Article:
The Mountain Times

°F Thu, April 24, 2014

Central Vermont's Most Popular Weekly Newspaper

Remembering Irene: Stockbridge

There are no fond memories of the destruction wrought by Tropical Storm Irene; there are still many suffering and waiting for promised relief and assistance. But we can recall, with pride and a smile, the many stories of friends, neighbors, and even total strangers who gave a 110% to help those in need in the immediate aftermath of that terrible storm.

As soon as the rains stopped, the Vermont National Guard flew in by helicopter to deliver MREs to the Stockbridge Elementary School. "MRE" is military-speak for Meals Ready to Eat, though some veterans might dispute that claim. The Dartmouth Hitchcock medevac chopper airlifted out some elderly residents who were in distress.

Once everyone in Stockbridge realized the enormity of the damage, and made sure friends and neighbors were all right, impromptu meetings, coordinated by Mark Doughty, were held in the Gaysville Post Office parking lot and people got down to business.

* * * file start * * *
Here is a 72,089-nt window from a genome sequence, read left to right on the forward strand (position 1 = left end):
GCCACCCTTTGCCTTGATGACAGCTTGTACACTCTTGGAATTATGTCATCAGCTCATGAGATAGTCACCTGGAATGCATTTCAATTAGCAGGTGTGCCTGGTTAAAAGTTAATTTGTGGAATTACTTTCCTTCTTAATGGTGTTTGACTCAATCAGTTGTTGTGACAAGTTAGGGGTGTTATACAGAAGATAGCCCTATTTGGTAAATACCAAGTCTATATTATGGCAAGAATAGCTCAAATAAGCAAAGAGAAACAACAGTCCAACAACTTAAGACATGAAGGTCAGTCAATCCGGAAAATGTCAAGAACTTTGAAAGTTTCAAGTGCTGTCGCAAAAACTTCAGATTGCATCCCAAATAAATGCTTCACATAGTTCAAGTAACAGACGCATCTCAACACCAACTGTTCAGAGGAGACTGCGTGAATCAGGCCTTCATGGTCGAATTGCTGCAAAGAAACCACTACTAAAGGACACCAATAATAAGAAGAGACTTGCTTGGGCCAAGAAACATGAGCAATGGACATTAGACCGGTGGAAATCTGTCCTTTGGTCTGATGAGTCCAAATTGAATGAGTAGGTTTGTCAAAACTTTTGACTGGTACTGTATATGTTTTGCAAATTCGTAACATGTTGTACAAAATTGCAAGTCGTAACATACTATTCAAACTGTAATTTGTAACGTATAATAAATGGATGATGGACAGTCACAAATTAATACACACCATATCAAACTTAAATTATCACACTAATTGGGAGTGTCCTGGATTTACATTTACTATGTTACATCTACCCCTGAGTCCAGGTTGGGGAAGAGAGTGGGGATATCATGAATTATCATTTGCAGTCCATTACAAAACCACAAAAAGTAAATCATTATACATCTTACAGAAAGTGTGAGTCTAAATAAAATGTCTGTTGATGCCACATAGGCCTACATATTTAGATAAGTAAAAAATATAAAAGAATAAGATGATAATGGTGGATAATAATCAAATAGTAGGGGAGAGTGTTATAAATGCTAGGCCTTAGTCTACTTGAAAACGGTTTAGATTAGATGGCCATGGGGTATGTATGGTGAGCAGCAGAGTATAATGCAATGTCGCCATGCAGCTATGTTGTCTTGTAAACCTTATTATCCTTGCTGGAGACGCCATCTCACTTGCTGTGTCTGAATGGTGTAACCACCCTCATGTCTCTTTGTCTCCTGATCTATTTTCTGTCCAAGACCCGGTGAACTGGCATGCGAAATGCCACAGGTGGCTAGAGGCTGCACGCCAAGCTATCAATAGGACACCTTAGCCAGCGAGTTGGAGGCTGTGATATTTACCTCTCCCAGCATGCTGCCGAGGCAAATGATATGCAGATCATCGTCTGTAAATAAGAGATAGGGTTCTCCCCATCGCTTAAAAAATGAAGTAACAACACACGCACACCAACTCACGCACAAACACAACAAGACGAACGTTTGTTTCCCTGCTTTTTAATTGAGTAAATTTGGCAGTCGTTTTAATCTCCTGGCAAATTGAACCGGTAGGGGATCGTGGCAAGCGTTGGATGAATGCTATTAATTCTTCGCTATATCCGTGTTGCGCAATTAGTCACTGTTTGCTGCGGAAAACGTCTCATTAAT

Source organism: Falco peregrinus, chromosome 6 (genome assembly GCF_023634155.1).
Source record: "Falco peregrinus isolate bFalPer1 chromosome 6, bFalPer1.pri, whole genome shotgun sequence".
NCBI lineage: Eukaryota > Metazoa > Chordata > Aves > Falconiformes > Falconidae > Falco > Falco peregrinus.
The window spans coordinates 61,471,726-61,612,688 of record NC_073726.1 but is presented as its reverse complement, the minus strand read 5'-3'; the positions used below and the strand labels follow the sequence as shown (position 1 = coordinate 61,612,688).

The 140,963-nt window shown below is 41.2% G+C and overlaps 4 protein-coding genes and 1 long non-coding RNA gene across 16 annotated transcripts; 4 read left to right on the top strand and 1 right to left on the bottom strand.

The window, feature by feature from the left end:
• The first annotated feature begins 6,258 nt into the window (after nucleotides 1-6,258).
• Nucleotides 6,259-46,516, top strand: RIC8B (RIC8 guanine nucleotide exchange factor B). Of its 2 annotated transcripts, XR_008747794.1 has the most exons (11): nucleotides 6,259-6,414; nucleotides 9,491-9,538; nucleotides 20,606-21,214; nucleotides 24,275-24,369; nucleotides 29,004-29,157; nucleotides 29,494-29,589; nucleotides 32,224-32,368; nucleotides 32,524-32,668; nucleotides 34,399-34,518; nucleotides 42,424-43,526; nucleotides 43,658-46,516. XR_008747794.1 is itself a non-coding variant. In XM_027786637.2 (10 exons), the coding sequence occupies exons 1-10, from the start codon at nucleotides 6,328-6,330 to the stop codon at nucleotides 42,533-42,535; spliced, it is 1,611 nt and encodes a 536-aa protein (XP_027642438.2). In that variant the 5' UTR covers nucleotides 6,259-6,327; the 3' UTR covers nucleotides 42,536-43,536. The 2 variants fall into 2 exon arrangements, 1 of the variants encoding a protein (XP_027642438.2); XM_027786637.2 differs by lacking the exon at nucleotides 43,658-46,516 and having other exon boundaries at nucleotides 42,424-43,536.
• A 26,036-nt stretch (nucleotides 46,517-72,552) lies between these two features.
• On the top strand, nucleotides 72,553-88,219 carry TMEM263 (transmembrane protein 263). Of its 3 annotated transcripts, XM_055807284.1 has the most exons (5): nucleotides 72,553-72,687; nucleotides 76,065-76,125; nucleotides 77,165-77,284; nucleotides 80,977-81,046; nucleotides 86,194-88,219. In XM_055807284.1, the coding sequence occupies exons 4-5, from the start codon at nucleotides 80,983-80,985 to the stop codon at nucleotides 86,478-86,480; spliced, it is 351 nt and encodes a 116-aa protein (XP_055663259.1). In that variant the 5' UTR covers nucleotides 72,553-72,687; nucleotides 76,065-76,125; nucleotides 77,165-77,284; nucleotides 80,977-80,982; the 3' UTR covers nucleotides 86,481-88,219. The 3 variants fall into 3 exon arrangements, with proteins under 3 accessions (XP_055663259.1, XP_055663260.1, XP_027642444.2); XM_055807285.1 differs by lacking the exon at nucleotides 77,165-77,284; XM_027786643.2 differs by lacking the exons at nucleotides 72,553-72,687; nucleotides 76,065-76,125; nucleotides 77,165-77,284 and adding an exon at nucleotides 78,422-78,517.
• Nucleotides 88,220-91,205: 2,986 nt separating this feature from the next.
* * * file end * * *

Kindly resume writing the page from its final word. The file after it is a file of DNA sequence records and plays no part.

Willis and Harry Whitaker, Mark Pelletier, Dave Brown, Peter Steibris, and others devoted endless hours to making roads passable for emergency vehicles, and former Gaysville residents, Josh and Michelle Merrill, with the help of the Chittenden Fire Department, were instrumental in organizing deliveries to the food shelf at the elementary school. We all pitched in whenever a shipment arrived to bucket-brigade food and other essentials from the 4-wheel-drive pickup trucks and into the building.

Jenny Harris made runs to the pharmacy to get prescriptions for people.

But there were many stranded in nearly inaccessible areas of town who could not get to the food shelf for emergency supplies. My stepson, Jason Boyd, organized several people with 4-wheelers to deliver medicine, diapers, and food to people stuck far up Stony Brook Road and on the maze of dirt roads that branch off Stony Brook.

It only took a few days for the Maine National Guard's 133rd Engineer Battalion to arrive in a 38-vehicle convoy, and begin the task of reconstructing roads and bridges. What they accomplished in a very short time was miraculous.

Residents were forced to organize complex operations on the fly, and there were uncountable instances of selfless generosity and outright heroism following Irene that may never be properly recognized, but those good people know that the recipients of their kindness will never forget them.

Tagged: hurricane irene, Reflections